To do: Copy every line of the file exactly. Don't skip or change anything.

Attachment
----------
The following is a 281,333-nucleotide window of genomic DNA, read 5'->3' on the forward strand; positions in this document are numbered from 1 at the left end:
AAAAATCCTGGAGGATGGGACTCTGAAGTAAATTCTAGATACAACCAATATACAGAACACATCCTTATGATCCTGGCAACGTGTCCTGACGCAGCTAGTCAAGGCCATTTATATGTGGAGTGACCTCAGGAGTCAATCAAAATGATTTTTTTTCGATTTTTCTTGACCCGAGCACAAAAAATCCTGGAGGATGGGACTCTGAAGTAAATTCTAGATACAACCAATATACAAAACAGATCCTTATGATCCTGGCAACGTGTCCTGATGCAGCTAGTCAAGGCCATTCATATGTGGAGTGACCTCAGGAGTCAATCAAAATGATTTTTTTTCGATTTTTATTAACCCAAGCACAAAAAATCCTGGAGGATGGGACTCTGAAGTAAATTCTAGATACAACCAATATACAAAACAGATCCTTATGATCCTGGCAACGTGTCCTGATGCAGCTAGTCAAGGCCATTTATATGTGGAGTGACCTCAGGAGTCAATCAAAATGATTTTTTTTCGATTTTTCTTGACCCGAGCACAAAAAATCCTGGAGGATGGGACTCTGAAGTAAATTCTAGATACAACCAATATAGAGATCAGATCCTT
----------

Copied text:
The following is a 281,333-nucleotide window of genomic DNA, read 5'->3' on the forward strand; positions in this document are numbered from 1 at the left end:
AAAAATCCTGGAGGATGGGACTCTGAAGTAAATTCTAGATACAACCAATATACAGAACACATCCTTATGATCCTGGCAACGTGTCCTGACGCAGCTAGTCAAGGCCATTTATATGTGGAGTGACCTCAGGAGTCAATCAAAATGATTTTTTTTCGATTTTTCTTGACCCGAGCACAAAAAATCCTGGAGGATGGGACTCTGAAGTAAATTCTAGATACAACCAATATACAAAACAGATCCTTATGATCCTGGCAACGTGTCCTGATGCAGCTAGTCAAGGCCATTCATATGTGGAGTGACCTCAGGAGTCAATCAAAATGATTTTTTTTCGATTTTTATTAACCCAAGCACAAAAAATCCTGGAGGATGGGACTCTGAAGTAAATTCTAGATACAACCAATATACAAAACAGATCCTTATGATCCTGGCAACGTGTCCTGATGCAGCTAGTCAAGGCCATTTATATGTGGAGTGACCTCAGGAGTCAATCAAAATGATTTTTTTTCGATTTTTCTTGACCCGAGCACAAAAAATCCTGGAGGATGGGACTCTGAAGTAAATTCTAGATACAACCAATATAGAGATCAGATCCTT